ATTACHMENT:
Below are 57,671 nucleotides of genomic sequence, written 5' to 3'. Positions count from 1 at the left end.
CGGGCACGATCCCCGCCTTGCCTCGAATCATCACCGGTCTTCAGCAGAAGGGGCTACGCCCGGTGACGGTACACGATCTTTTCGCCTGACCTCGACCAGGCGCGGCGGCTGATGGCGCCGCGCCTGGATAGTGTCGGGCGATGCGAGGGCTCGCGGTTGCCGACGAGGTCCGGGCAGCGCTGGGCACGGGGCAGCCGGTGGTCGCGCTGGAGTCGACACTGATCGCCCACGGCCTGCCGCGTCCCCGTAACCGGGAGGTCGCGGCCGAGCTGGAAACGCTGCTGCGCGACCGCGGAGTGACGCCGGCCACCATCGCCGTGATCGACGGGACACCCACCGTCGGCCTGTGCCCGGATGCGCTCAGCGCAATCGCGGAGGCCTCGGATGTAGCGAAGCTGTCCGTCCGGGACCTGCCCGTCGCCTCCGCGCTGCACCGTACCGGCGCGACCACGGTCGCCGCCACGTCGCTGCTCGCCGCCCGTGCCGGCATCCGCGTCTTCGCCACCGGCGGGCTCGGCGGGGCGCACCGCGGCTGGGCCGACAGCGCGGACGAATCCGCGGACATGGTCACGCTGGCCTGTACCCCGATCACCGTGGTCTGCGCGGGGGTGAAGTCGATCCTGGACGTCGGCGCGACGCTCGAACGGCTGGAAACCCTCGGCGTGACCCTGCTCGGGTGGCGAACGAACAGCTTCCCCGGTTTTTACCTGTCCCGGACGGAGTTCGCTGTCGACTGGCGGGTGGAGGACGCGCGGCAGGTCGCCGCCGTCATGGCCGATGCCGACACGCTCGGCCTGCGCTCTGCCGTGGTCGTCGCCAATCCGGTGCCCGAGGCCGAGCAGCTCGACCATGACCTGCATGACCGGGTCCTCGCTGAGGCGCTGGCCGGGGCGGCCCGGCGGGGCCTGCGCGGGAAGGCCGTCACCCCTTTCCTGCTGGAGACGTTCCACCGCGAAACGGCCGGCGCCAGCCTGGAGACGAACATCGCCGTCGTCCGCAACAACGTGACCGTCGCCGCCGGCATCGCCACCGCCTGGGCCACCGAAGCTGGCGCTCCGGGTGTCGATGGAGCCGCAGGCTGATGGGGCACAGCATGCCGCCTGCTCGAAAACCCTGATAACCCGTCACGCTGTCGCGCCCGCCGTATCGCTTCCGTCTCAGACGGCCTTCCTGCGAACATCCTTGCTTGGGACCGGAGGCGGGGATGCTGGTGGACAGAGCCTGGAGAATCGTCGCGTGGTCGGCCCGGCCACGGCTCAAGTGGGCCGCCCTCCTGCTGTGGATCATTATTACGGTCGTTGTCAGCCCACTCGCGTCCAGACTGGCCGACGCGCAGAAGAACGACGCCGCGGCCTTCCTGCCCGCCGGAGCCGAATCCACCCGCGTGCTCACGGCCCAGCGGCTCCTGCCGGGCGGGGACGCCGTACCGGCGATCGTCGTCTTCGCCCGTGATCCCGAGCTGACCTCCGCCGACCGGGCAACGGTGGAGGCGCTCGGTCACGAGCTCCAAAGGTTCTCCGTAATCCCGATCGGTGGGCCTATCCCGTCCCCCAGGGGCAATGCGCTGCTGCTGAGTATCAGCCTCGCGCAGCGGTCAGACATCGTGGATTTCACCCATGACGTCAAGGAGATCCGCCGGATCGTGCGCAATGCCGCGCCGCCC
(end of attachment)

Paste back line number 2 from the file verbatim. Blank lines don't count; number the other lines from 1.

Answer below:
CGGGCACGATCCCCGCCTTGCCTCGAATCATCACCGGTCTTCAGCAGAAGGGGCTACGCCCGGTGACGGTACACGATCTTTTCGCCTGACCTCGACCAGGCGCGGCGGCTGATGGCGCCGCGCCTGGATAGTGTCGGGCGATGCGAGGGCTCGCGGTTGCCGACGAGGTCCGGGCAGCGCTGGGCACGGGGCAGCCGGTGGTCGCGCTGGAGTCGACACTGATCGCCCACGGCCTGCCGCGTCCCCGTAACCGGGAGGTCGCGGCCGAGCTGGAAACGCTGCTGCGCGACCGCGGAGTGACGCCGGCCACCATCGCCGTGATCGACGGGACACCCACCGTCGGCCTGTGCCCGGATGCGCTCAGCGCAATCGCGGAGGCCTCGGATGTAGCGAAGCTGTCCGTCCGGGACCTGCCCGTCGCCTCCGCGCTGCACCGTACCGGCGCGACCACGGTCGCCGCCACGTCGCTGCTCGCCGCCCGTGCCGGCATCCGCGTCTTCGCCACCGGCGGGCTCGGCGGGGCGCACCGCGGCTGGGCCGACAGCGCGGACGAATCCGCGGACATGGTCACGCTGGCCTGTACCCCGATCACCGTGGTCTGCGCGGGGGTGAAGTCGATCCTGGACGTCGGCGCGACGCTCGAACGGCTGGAAACCCTCGGCGTGACCCTGCTCGGGTGGCGAACGAACAGCTTCCCCGGTTTTTACCTGTCCCGGACGGAGTTCGCTGTCGACTGGCGGGTGGAGGACGCGCGGCAGGTCGCCGCCGTCATGGCCGATGCCGACACGCTCGGCCTGCGCTCTGCCGTGGTCGTCGCCAATCCGGTGCCCGAGGCCGAGCAGCTCGACCATGACCTGCATGACCGGGTCCTCGCTGAGGCGCTGGCCGGGGCGGCCCGGCGGGGCCTGCGCGGGAAGGCCGTCACCCCTTTCCTGCTGGAGACGTTCCACCGCGAAACGGCCGGCGCCAGCCTGGAGACGAACATCGCCGTCGTCCGCAACAACGTGACCGTCGCCGCCGGCATCGCCACCGCCTGGGCCACCGAAGCTGGCGCTCCGGGTGTCGATGGAGCCGCAGGCTGATGGGGCACAGCATGCCGCCTGCTCGAAAACCCTGATAACCCGTCACGCTGTCGCGCCCGCCGTATCGCTTCCGTCTCAGACGGCCTTCCTGCGAACATCCTTGCTTGGGACCGGAGGCGGGGATGCTGGTGGACAGAGCCTGGAGAATCGTCGCGTGGTCGGCCCGGCCACGGCTCAAGTGGGCCGCCCTCCTGCTGTGGATCATTATTACGGTCGTTGTCAGCCCACTCGCGTCCAGACTGGCCGACGCGCAGAAGAACGACGCCGCGGCCTTCCTGCCCGCCGGAGCCGAATCCACCCGCGTGCTCACGGCCCAGCGGCTCCTGCCGGGCGGGGACGCCGTACCGGCGATCGTCGTCTTCGCCCGTGATCCCGAGCTGACCTCCGCCGACCGGGCAACGGTGGAGGCGCTCGGTCACGAGCTCCAAAGGTTCTCCGTAATCCCGATCGGTGGGCCTATCCCGTCCCCCAGGGGCAATGCGCTGCTGCTGAGTATCAGCCTCGCGCAGCGGTCAGACATCGTGGATTTCACCCATGACGTCAAGGAGATCCGCCGGATCGTGCGCAATGCCGCGCCGCCC